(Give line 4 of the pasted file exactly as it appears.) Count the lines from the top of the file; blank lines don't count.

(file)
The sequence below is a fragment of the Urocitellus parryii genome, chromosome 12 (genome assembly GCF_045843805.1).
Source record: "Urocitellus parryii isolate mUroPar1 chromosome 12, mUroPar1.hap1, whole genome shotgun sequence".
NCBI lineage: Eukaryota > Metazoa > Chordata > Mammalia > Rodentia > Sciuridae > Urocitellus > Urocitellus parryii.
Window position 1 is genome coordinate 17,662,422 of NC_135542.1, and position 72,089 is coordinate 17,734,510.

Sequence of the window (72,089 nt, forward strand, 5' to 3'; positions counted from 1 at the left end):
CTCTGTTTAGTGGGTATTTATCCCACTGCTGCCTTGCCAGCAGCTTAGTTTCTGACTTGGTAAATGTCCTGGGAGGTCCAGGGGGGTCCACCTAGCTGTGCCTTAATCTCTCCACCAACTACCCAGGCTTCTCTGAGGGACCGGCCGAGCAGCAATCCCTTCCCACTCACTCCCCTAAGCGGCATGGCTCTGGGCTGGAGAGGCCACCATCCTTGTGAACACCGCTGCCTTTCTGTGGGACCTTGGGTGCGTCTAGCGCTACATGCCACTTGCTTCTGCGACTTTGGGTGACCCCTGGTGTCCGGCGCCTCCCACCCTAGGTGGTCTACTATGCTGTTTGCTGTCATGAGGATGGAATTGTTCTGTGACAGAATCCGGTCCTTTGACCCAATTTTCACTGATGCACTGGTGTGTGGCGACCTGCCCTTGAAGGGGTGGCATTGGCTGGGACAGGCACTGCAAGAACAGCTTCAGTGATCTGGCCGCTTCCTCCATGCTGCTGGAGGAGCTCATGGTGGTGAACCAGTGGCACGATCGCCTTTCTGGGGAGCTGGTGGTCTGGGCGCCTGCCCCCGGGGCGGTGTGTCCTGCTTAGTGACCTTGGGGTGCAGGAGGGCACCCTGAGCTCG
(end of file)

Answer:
Window position 1 is genome coordinate 17,662,422 of NC_135542.1, and position 72,089 is coordinate 17,734,510.